Our weekly picks

Pub date December 8, 2009



Keith Hennessy: Saliva: The Making of and Saliva

Saliva is probably Keith Hennessy’s best known and least seen work of the last 20 years. When it premiered on a cold December night in 1988 under a San Francisco freeway overpass — and when it was performed again in March 1989 — it had not been advertised, word got around in the underground arts community. Saliva was a ritualistic solo in which Hennessy forcefully, poetically, and hopefully spoke for his own manhood and for a community caught in the anguish of AIDS. To use spit — an "uncouth" bodily fluid — as healing balm was a revolutionary act in both humanistic and theatrical terms. It may be difficult in 2009 to recreate the sense of pain, helplessness, and fury that generated the work. But isn’t that what memorials are for? Lest we forget, these events are the opening act of a celebration of Hennessy’s work and contribution to the Bay Area that continues in January. (Rita Felciano)

Saliva: The Making of discussion and screening: 7:30 p.m., free


1310 Mission, SF

Saliva performance: Sun/13, 8 p.m.; $15–$25 (no one turned away)

check www.circozero.org for location, SF





Don’t expect fairy folk and mythical critters to prance through the new Espers album, III (Drag City) — regardless of song titles like "Trollslända." That’s Swedish for dragonfly, band member Meg Baird assures me. Despite appearances and a name that evokes paranormal-minded cultists, it’s clear the group of mostly Philadelphians is more earthy and no-nonsense, as Baird reels off the various scratch song names and ideas Espers toyed with as they were making III — a witchy, intoxicating blend of psychedelia, prog, and English folk revival. For Baird’s interview, see this week’s Noise blog. (Kimberly Chun)

With Wooden Shjips and Colossal Yes

8 p.m., $13–$15

The Independent

628 Divisadero, SF

(415) 771-1421



Historic Libations

San Franciscans have long enjoyed a romance with alcohol — from the debauchery of the Barbary Coast era to the modern renaissance of the artisan cocktail, the City by the Bay knows how to knock ’em back. You can celebrate this high-proof history at Historic Libations, a party inspired by Cocktail Boothby‘s American Bartender (Anchor Distilling, 152 pages, $14.95), an expanded reprint of a classic 1891 book by one of the city’s earliest and most influential mixologists. Revelers can sample a variety of uniquely San Francisco cocktails, including the pisco sour and the Martinez. At the end of the festivities, they’ll be given their own copy of the book to take home and consult to perfect historic and potent concoctions. (Sean McCourt)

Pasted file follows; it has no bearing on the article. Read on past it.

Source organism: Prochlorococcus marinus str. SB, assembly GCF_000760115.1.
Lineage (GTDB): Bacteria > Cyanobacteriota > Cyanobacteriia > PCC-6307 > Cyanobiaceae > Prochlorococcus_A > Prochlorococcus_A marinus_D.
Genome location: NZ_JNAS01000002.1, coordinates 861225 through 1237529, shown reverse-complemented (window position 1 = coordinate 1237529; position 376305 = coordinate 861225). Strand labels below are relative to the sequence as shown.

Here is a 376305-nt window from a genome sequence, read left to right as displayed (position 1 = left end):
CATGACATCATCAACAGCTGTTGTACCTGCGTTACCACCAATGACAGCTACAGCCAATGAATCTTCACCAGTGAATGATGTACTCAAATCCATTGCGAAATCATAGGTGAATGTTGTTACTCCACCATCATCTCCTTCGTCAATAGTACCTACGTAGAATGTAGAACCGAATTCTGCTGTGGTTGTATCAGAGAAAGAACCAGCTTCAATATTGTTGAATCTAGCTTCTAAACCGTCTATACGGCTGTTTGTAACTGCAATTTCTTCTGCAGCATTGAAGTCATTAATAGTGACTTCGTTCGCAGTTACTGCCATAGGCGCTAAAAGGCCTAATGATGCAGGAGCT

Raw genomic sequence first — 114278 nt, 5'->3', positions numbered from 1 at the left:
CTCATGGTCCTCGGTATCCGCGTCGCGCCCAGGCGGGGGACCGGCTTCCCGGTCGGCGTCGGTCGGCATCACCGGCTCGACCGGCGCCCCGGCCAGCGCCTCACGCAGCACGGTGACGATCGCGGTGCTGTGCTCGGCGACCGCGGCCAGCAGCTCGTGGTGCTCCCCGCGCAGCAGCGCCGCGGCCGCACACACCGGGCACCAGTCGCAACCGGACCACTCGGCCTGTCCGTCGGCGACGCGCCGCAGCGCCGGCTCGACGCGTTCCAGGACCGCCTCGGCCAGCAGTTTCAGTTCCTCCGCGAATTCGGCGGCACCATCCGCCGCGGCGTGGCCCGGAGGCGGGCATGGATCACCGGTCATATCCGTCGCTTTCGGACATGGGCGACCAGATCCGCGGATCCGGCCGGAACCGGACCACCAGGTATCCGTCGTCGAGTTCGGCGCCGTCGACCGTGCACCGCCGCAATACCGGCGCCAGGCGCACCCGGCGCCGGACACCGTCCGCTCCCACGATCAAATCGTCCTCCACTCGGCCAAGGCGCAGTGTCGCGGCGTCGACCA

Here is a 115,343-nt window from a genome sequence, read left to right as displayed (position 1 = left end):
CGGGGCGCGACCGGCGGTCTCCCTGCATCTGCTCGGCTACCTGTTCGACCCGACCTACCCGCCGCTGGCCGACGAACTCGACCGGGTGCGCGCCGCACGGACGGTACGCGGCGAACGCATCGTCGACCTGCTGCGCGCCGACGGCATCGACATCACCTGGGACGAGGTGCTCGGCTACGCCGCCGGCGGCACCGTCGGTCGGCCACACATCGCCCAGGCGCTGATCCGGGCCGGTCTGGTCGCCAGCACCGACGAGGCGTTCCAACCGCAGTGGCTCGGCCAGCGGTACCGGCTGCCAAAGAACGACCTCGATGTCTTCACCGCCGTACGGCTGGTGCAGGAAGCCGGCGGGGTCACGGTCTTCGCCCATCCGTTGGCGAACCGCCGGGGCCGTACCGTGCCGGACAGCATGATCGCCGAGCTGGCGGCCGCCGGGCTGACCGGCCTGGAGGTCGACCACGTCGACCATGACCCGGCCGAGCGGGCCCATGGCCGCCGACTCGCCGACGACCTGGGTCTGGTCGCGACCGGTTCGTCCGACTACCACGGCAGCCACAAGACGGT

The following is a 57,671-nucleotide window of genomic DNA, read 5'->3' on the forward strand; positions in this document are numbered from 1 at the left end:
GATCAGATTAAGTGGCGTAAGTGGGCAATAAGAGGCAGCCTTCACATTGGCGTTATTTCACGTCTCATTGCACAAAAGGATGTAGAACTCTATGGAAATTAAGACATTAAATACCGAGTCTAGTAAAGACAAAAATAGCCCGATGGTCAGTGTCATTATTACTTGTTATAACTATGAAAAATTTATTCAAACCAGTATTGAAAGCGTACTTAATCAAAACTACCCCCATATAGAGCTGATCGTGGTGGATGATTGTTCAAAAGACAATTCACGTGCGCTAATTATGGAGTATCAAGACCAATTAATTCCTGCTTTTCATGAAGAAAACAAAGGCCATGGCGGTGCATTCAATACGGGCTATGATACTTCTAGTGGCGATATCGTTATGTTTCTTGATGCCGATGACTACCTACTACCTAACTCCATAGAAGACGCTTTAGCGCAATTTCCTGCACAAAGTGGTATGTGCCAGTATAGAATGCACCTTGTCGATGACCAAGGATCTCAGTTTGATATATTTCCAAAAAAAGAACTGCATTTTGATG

6 p.m., $40–$50

California Historical Society

678 Mission, SF.

(415) 357-1848, ext. 229



SF Mime Troupe 50th Anniversary Exhibition Birthday Bash

Even if 50 is the new 40, it’s rare for many 50-year-olds to be as robust as the SF Mime Troupe. Challenging entrenched racism, endemic poverty, and politics-as-usual regionally and nationally since 1959, the Mime Troupe has earned theatre’s greatest awards — three Obies, a Tony, and an obscenity trial. Celebrate a half-century of provocative street performance — and toast the next 50 with one of San Francisco’s most venerable, anti-institutional institutions— at this birthday party, which includes a special staging of its 1981 Christmas Carol remix Ghosts, an ode to those displaced by the building of the nearby Moscone Center. Stop back on Saturday for a four-hour interactive workshop with Mime Troupe collective members Ed Holmes and Keiko Shimosanto in which participants will be called upon to create their own "anticonsumption" pageant and parade it through downtown SF. (Nicole Gluckstern)

Performance: 7:30 p.m., free

Workshop: Sat/12, 12:30 p.m., $15

Yerba Buena Center for the Arts

701 Mission, SF

(415) 978-2787





Artists’ Television Access 25th Anniversary

The year 1984 contained delights and horrors, some more Orwellian than others: Ronald Reagan, Apple computers, Cabbage Patch Kids, Mary Lou Retton, Gremlins, Dynasty, New York’s "subway vigilante," American punk rock, etc. Amid that churning, neon-wearing, Cold War-tensed milieu, Artists’ Television Access was formed, and the activism-through-art hub has been keeping tabs on news and culture ever since. Toast 25 years of independent, radical, community-oriented programming at ATA’s Valencia Street gallery, the site of both a decades-spanning screening of works by staff and associates (Lise Swenson, Craig Baldwin, Rigo 23, Konrad Steiner) and a day-long musical get-down (with Ash Reiter, Eats Tapes, a raffle, and much more). (Cheryl Eddy)

"ATA 25: Quarter Century of Alternative Work": 7:30 p.m., free

"Underground — Experimental — Unstoppable": Sun/13, 11 a.m.–10 p.m., $10

Artists’ Television Access

992 Valencia, SF

(415) 824-3890




Hell yeah, y’all: New Orleans’ legendary Eyehategod is coming to town, seeping into your eardrums on a slow-moving sludge tide of doom, noise, reefer smoke, and fuck-the-system politics. Singer Mike Williams famously overcame his heroin addiction during a post-Katrina jail stint, and the band — semi-dispersed since the early aughts, with most members engaged in other projects (Down, Mystick Krewe of Clearlight, Soilent Green, etc.) — is at last back on the road. Everyone who’s been fiending since 1993’s Take as Needed for Pain (Century Media) can finally feast on what Decibel magazine called "a series of buzzing, lurching dirges steeped in feedback and contempt." (Eddy)